The 60 Minutes piece last Sunday on the life and death of Clay Hunt, a Marine who earned a Purple Heart serving in the Marines in Iraq and Afghanistan, demonstrated how much we have yet to learn about the epidemic of suicide in our returning troops and veterans.
In disaster response scenarios, indigenous capacity and community resources are often overlooked as responders operate under preconceived protocols that exist autonomously from the realities of those who need assistance.
Sharemeister is running an experiment to see if they can get people to give passively to non-profits within the context of "competitive giving events." By downloading Sharemeister's browser application for Firefox, people can generate donations in the form of "Shares."
Brett Scudder speaks for thousands of disenfranchised, displaced and dispossessed after Hurricane Sandy. He does not feel sorry for himself. Sure he's mad, but in a strange way it has strengthened his resolve.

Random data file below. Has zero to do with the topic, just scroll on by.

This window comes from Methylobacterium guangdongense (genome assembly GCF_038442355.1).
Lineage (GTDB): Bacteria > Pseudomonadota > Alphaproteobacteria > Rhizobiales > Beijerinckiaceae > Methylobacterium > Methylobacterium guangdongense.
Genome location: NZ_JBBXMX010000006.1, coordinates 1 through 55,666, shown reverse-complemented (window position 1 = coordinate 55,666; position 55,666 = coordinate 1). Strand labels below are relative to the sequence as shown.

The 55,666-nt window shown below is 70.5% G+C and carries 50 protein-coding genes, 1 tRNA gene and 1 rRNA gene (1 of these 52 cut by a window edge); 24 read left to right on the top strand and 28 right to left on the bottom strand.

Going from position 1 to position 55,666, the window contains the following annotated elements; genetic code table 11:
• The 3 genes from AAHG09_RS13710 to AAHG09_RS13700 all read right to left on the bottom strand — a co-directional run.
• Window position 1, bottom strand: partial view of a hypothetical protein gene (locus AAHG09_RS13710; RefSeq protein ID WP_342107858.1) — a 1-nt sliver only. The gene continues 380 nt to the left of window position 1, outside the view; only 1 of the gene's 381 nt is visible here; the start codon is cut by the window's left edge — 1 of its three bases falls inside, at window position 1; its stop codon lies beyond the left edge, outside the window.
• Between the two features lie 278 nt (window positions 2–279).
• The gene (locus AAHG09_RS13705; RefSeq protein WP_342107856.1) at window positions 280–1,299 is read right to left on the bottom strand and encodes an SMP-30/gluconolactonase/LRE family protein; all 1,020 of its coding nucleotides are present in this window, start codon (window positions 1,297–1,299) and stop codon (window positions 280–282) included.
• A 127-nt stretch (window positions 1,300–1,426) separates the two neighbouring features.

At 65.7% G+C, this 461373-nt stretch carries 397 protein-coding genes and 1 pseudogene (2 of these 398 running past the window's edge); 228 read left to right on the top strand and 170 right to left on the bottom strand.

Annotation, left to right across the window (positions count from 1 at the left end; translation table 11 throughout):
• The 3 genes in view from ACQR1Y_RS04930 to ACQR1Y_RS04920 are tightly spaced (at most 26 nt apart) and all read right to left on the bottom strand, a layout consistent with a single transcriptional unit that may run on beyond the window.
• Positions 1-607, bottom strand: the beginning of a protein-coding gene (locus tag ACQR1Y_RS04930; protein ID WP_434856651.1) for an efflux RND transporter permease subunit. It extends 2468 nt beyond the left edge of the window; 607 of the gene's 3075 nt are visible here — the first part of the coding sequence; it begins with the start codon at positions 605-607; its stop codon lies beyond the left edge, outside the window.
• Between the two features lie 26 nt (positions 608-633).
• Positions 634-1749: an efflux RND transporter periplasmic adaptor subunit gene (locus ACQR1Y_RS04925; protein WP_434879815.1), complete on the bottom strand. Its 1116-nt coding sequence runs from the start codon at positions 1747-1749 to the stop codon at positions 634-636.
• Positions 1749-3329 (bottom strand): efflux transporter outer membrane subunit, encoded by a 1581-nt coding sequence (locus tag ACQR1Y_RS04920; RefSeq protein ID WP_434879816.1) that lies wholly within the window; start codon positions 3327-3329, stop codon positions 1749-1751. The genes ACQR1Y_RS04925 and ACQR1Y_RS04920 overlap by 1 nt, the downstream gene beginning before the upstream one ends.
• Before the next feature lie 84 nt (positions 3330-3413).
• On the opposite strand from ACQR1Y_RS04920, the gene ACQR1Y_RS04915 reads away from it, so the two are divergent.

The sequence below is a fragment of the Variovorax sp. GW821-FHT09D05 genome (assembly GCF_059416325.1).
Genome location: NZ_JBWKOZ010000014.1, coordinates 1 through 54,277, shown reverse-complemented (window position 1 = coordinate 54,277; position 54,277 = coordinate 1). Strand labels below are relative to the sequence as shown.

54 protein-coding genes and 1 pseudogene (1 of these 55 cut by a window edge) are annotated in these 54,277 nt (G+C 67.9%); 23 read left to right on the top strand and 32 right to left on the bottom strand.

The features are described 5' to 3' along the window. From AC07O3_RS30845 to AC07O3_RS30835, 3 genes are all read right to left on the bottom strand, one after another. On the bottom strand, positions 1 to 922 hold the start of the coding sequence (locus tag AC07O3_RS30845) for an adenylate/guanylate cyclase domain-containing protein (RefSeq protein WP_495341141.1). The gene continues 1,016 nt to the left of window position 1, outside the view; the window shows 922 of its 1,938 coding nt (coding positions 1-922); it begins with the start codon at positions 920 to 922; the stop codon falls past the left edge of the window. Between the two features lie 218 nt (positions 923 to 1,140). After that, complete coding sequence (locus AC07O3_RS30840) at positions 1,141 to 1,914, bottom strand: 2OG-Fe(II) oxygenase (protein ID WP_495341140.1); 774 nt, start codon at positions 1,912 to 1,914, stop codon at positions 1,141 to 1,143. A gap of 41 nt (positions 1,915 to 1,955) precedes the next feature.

As Hurricane Sandy approached the East Coast, most people flocked to grocery stores to stock up on the essentials. Many veterans, though, were preparing to respond to help those in need. This isn't a new story.
America wants to forget that it has been at war for more than nine years. America wants to forget that it has sons and daughters fighting in foreign lands; and it obviously wants to forget that it has mothers paying the ultimate price.
Each year nearly 150,000 individuals separate from the military, many of whom retain their desire to provide service to people in need anywhere around the world. These veterans represent a tremendous untapped resource.